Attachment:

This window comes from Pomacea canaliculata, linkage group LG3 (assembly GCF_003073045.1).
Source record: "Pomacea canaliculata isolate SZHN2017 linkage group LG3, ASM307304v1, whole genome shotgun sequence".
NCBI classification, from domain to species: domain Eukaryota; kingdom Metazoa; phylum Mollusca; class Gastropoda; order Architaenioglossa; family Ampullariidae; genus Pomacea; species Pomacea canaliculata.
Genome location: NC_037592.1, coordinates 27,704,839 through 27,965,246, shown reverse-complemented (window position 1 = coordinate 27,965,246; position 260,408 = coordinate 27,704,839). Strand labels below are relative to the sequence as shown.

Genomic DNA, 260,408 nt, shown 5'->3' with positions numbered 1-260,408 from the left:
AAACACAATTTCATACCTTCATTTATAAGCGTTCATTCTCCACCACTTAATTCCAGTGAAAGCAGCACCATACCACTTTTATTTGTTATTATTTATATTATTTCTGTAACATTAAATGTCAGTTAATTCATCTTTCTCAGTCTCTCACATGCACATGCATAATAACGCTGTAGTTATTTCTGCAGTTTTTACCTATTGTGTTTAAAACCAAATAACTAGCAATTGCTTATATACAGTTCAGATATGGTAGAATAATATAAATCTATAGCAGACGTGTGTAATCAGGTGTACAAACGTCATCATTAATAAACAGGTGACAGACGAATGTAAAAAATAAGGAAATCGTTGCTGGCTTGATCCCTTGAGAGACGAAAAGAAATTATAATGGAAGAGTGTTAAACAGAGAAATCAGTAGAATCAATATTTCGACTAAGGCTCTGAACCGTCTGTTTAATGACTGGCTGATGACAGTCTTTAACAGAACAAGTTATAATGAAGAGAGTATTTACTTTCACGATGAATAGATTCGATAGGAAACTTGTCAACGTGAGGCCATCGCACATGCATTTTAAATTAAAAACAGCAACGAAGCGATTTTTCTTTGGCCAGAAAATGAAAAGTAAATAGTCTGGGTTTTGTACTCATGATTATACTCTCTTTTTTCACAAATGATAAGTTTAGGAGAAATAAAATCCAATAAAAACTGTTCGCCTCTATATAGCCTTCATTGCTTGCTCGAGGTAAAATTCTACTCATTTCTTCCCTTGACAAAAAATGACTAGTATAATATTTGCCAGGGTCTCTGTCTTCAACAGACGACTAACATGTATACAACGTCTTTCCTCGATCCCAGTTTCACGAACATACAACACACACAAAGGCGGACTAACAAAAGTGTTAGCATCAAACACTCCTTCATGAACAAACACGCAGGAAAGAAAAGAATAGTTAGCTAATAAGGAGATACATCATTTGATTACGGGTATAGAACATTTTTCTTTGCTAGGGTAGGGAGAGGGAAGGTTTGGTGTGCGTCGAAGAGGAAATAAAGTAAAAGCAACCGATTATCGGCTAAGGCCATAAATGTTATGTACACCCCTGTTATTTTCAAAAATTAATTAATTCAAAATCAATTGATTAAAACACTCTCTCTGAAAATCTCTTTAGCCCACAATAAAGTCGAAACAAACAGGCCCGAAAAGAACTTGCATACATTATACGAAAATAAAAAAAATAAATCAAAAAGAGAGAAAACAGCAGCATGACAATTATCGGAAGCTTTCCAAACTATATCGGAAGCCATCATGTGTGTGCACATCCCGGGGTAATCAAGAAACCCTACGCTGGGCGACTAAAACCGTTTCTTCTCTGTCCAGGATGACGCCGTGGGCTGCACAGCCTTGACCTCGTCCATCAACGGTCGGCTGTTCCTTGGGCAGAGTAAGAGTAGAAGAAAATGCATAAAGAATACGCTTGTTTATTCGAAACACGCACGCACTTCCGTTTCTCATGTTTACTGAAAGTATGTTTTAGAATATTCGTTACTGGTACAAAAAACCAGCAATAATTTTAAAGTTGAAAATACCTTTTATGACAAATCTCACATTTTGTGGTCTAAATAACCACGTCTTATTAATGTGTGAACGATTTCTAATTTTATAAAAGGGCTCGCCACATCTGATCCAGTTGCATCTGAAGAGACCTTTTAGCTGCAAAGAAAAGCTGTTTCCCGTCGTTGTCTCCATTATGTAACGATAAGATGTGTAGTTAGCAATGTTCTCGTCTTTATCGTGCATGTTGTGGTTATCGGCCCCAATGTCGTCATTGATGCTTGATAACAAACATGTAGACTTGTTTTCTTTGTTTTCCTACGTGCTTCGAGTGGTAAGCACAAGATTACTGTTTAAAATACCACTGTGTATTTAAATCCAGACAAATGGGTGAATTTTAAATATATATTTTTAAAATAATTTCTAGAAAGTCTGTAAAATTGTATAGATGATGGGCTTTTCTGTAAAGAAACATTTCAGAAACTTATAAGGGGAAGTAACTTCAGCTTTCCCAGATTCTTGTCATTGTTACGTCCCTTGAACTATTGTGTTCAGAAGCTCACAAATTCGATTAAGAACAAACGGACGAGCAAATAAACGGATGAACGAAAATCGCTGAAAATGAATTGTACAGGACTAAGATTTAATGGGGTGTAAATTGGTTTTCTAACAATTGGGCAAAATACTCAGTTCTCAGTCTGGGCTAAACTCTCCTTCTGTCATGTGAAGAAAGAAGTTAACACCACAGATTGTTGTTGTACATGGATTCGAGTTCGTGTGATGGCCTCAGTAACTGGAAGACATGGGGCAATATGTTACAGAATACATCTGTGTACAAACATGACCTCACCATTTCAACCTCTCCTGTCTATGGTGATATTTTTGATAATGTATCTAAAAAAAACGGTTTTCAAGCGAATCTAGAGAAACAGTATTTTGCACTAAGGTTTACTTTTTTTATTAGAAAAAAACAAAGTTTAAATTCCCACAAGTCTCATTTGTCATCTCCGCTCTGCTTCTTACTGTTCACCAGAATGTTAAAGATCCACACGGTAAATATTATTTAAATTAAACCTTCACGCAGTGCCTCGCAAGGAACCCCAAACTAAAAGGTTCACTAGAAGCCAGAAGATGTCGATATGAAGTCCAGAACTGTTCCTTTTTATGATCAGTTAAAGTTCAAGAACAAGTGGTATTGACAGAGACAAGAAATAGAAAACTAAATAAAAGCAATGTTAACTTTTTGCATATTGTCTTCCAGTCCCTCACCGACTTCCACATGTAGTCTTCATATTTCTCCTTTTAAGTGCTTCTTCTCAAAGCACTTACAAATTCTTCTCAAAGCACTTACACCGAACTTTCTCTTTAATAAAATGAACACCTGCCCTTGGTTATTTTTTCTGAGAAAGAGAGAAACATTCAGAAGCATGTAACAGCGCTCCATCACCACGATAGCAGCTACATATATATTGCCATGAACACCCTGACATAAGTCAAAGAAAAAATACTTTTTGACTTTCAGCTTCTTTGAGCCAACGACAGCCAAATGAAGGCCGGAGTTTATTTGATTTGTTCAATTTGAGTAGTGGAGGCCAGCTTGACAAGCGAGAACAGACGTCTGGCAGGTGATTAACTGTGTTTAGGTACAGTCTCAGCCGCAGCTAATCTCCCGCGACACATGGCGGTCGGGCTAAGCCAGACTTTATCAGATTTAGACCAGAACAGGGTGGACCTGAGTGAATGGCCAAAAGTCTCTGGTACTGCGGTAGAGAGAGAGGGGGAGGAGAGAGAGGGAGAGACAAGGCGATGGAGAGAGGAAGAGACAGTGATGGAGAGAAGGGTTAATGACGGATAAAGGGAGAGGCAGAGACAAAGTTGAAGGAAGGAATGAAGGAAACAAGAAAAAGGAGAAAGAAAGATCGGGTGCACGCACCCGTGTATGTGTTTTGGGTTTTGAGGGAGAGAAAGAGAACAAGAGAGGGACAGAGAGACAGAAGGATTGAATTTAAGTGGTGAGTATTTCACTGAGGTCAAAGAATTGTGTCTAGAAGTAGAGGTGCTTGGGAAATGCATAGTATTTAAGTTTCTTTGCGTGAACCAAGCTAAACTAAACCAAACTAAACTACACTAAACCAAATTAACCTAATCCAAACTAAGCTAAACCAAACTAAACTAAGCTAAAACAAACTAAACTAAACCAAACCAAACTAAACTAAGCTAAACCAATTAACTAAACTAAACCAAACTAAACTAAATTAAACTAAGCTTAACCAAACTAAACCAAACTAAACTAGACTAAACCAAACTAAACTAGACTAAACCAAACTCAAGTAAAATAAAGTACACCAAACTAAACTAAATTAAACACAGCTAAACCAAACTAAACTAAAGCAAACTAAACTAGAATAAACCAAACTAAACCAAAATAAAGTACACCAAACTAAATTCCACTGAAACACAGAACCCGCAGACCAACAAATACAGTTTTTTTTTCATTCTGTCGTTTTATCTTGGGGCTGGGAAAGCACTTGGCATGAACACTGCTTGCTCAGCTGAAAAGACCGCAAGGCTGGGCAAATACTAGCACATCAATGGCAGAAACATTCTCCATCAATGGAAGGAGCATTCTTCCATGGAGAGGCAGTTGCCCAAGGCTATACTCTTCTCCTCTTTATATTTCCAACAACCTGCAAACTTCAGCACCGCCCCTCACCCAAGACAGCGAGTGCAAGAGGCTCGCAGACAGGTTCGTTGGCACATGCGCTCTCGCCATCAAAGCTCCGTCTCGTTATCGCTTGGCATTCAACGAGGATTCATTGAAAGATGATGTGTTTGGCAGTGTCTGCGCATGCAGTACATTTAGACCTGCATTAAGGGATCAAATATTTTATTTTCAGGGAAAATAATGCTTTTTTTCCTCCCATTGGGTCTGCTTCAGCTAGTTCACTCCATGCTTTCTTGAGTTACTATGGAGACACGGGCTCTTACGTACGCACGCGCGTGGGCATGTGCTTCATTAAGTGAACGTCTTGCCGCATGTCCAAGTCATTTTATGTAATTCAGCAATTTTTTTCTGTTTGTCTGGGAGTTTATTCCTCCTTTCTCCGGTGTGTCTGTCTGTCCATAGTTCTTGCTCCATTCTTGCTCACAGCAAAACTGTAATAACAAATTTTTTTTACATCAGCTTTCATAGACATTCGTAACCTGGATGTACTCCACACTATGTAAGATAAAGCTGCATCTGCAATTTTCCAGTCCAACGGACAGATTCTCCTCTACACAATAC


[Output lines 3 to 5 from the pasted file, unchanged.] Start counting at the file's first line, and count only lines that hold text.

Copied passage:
NCBI classification, from domain to species: domain Eukaryota; kingdom Metazoa; phylum Mollusca; class Gastropoda; order Architaenioglossa; family Ampullariidae; genus Pomacea; species Pomacea canaliculata.
Genome location: NC_037592.1, coordinates 27,704,839 through 27,965,246, shown reverse-complemented (window position 1 = coordinate 27,965,246; position 260,408 = coordinate 27,704,839). Strand labels below are relative to the sequence as shown.

Genomic DNA, 260,408 nt, shown 5'->3' with positions numbered 1-260,408 from the left: